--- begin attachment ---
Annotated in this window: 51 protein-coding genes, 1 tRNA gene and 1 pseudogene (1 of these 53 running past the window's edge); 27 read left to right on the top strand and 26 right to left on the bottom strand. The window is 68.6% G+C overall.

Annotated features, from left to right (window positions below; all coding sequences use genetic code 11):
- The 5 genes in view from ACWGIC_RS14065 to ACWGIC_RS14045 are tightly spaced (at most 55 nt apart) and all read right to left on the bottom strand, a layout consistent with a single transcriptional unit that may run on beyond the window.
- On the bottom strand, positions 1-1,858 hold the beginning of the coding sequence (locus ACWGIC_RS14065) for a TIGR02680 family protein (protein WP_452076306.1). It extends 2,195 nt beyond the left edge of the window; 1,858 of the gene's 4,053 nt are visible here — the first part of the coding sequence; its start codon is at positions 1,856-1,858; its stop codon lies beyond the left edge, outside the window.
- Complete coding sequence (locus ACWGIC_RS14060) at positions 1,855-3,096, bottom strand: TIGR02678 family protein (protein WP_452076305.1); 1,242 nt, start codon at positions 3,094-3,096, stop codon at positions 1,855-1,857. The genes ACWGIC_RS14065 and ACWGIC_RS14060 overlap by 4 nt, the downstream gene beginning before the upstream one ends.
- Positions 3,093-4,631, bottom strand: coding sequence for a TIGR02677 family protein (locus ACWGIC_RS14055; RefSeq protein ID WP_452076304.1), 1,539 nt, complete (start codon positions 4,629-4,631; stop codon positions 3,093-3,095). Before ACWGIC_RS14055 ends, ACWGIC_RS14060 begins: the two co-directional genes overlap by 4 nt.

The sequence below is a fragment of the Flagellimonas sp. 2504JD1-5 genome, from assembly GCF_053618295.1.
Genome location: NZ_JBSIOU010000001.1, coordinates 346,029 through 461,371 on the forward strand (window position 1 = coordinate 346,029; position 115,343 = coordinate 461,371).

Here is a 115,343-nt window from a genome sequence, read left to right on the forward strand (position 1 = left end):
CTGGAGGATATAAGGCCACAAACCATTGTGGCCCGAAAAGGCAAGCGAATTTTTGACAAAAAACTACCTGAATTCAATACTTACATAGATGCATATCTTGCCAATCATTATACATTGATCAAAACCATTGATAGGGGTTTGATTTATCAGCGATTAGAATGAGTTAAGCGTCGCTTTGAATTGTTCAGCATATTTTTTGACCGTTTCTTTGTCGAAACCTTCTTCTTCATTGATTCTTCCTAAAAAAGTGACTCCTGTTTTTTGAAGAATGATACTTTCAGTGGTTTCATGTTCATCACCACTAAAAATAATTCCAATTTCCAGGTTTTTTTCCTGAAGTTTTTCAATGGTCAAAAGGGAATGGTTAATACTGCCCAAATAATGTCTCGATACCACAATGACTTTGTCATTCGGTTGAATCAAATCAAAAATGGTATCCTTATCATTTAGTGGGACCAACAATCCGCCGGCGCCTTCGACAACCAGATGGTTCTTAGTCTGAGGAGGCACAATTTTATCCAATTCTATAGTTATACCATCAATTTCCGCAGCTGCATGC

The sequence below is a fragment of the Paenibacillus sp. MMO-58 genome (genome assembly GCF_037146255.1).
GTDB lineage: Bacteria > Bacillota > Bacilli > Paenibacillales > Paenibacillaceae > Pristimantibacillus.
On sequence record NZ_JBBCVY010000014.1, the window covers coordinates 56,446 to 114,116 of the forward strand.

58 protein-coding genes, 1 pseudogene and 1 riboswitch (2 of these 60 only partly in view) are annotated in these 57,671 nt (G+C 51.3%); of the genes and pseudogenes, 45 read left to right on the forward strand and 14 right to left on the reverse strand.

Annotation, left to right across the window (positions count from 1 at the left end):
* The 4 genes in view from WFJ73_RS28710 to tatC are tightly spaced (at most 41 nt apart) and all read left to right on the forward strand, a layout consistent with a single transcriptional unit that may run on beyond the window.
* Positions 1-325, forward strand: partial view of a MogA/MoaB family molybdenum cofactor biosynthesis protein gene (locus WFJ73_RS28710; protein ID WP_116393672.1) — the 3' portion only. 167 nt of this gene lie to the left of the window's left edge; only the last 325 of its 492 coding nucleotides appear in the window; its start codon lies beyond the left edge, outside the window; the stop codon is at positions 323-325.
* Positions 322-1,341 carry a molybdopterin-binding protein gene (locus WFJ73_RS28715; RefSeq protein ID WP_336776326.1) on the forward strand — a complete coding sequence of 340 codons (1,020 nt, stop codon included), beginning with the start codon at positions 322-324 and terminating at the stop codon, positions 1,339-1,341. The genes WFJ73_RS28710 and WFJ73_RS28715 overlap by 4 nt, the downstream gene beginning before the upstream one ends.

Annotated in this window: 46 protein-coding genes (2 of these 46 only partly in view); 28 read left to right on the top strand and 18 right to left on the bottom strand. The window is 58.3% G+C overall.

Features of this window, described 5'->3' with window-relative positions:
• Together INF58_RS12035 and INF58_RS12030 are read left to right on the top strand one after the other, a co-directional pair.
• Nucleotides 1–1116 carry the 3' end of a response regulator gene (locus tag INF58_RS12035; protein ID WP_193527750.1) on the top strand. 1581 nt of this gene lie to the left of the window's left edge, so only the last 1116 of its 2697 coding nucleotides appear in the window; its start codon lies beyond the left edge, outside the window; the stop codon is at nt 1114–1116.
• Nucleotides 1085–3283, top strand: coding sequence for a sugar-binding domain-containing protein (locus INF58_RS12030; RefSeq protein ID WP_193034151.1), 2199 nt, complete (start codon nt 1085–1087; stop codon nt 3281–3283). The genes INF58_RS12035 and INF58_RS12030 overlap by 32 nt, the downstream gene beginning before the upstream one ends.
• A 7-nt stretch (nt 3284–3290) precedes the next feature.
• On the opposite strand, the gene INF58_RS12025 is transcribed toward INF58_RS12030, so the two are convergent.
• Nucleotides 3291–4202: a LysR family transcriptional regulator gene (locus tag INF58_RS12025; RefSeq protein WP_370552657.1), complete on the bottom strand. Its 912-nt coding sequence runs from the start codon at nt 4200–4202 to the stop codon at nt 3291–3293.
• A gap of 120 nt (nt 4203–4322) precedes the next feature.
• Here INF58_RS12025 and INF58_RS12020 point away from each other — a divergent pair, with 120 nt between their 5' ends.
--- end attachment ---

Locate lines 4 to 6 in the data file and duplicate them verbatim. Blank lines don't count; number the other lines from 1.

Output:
- On the bottom strand, positions 1-1,858 hold the beginning of the coding sequence (locus ACWGIC_RS14065) for a TIGR02680 family protein (protein WP_452076306.1). It extends 2,195 nt beyond the left edge of the window; 1,858 of the gene's 4,053 nt are visible here — the first part of the coding sequence; its start codon is at positions 1,856-1,858; its stop codon lies beyond the left edge, outside the window.
- Complete coding sequence (locus ACWGIC_RS14060) at positions 1,855-3,096, bottom strand: TIGR02678 family protein (protein WP_452076305.1); 1,242 nt, start codon at positions 3,094-3,096, stop codon at positions 1,855-1,857. The genes ACWGIC_RS14065 and ACWGIC_RS14060 overlap by 4 nt, the downstream gene beginning before the upstream one ends.
- Positions 3,093-4,631, bottom strand: coding sequence for a TIGR02677 family protein (locus ACWGIC_RS14055; RefSeq protein ID WP_452076304.1), 1,539 nt, complete (start codon positions 4,629-4,631; stop codon positions 3,093-3,095). Before ACWGIC_RS14055 ends, ACWGIC_RS14060 begins: the two co-directional genes overlap by 4 nt.